President's Column

President of the Senate and Lt. Governor, Jeffrey V. Kessler

Date: 03/01/2012

Final Week

With just over a week to go in the 2012 Regular Session, the Senate is working to consider as many bills as possible before the deadline. Wednesday (Feb.29) marked Crossover Day, meaning it was the last day to consider bills on third reading in the house of origin. Therefore, we are only considering House bills as we move forward.

The passage of the Governor’s mine safety bill as well as his substance abuse legislation highlighted this week.

The mine safety bill was passed unanimously in the House and has now passed in committee in the Senate and will now head to the floor. We do not expect to make any significant changes to the bill.

The bill would allow family representation on investigative panels following a mining accident and would also require ranking mine supervisors to review and sign off on daily mine safety reports at least once every two weeks.

The bill has a number of other provisions, among them:

-Increases the average penalty for underground violations from $3,000 to $5,000.

-Ensuring underground mine equipment shuts off when explosive gas levels rise

-Creating a new felony if a mine worker attempts to forewarn other miners of an impending inspection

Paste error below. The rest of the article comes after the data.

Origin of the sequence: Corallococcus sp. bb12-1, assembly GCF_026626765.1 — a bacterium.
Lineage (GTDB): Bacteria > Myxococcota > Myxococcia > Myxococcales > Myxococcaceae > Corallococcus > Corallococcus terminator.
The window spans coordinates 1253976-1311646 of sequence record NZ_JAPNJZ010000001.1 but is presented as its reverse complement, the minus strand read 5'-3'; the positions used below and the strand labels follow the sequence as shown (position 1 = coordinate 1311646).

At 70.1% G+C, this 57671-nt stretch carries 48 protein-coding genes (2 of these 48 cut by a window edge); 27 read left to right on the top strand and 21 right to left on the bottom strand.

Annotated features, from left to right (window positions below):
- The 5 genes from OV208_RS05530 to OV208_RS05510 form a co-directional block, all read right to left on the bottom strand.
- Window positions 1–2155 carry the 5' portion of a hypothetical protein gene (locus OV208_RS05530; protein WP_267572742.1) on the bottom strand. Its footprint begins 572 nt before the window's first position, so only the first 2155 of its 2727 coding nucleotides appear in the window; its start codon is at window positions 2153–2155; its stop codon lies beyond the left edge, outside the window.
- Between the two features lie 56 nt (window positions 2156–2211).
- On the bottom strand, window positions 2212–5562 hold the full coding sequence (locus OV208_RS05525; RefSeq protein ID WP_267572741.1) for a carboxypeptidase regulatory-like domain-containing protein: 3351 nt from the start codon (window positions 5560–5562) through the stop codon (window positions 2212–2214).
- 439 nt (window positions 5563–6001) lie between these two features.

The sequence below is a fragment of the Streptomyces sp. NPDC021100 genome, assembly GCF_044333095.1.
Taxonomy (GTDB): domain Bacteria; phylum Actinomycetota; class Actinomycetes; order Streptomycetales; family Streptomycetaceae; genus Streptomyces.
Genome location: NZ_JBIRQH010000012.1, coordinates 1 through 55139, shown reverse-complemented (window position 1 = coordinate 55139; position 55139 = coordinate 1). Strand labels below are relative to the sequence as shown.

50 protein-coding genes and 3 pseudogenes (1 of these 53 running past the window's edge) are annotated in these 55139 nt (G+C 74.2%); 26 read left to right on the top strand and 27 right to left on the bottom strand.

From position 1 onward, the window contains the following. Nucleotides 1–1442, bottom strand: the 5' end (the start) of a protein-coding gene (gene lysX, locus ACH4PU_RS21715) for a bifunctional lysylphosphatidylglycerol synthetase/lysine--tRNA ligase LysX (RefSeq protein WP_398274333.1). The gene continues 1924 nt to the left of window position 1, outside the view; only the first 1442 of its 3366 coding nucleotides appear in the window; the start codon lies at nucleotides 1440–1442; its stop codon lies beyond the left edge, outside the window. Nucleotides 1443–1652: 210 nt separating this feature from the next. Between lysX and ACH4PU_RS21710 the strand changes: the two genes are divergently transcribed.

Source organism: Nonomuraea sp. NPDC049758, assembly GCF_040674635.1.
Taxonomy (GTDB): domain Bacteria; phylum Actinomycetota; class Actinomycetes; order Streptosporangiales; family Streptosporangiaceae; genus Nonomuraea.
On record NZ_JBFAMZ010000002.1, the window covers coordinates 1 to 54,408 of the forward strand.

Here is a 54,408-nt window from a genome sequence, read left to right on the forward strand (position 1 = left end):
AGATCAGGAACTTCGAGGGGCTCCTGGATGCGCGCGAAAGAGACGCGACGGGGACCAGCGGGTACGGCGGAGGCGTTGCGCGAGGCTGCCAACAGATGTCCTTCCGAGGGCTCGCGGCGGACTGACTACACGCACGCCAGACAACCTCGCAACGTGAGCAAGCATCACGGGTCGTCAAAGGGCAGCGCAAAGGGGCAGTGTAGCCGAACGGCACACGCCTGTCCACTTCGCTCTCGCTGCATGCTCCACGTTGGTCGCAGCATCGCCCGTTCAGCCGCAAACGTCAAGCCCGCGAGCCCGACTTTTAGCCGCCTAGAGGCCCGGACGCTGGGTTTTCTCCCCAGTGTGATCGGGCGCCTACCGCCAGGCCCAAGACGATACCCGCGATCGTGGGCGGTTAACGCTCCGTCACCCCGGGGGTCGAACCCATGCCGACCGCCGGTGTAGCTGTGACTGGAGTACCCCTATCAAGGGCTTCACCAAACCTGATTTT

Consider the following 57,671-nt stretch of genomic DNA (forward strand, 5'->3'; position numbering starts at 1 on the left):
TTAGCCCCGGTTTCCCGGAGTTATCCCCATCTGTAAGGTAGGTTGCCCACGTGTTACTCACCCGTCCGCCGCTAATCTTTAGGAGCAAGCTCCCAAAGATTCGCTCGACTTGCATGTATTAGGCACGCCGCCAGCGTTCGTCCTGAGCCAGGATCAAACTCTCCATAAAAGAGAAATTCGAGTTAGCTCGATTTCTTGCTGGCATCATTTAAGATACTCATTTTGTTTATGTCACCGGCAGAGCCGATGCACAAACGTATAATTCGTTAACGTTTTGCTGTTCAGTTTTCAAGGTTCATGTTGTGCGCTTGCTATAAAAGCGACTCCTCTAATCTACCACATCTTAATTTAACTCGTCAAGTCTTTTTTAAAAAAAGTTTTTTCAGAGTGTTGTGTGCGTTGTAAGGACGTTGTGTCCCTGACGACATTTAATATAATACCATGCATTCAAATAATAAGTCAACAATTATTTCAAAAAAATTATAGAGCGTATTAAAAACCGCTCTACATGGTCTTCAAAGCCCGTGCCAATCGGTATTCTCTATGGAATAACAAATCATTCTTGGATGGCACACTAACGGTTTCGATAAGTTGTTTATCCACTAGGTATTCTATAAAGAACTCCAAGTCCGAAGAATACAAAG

The bill also requires the state to review existing enforcement procedures. The sweeping review, due in 2013, is supposed to include proposals for new laws and rules to improve inspections and accountability. Under the legislation, drug testing of mine workers is also required, something most companies already do.

The substance abuse bill was passed in the Senate and now heads to the House for consideration. The bill requires the licensing of pain clinics, better regulation of methadone clinics, public and medical education on the drug issue and the creation of a real time prescription monitoring system.

We also passed Senate bill 342 this week. The legislation is intended to relieve state prison and regional jail overcrowding by helping inmates break drug and alcohol addictions, hopefully leading to an earlier release.

The Senate bill was a refinement of the recommendations of an interim committee on overcrowding

The legislation emphasizes substance abuse treatment for new inmates when they arrive as well as provisions for better transition out of prisons when they leave.

The bill also provides $640,000 a year in state funding for an inmate substance abuse recovery program. The legislation now heads to the House.

If you would like to follow the daily action of the Legislature, visit the 80th Legislature on the web at

I hear your voice and I encourage all of you, regardless of party or affiliation, to contact me with any concerns you have regarding issues facing our district or our state. You can write to me at: Jeffrey V. Kessler, State Senate, Room 227M, Building 1 State Capitol Complex Charleston, WV 25305.

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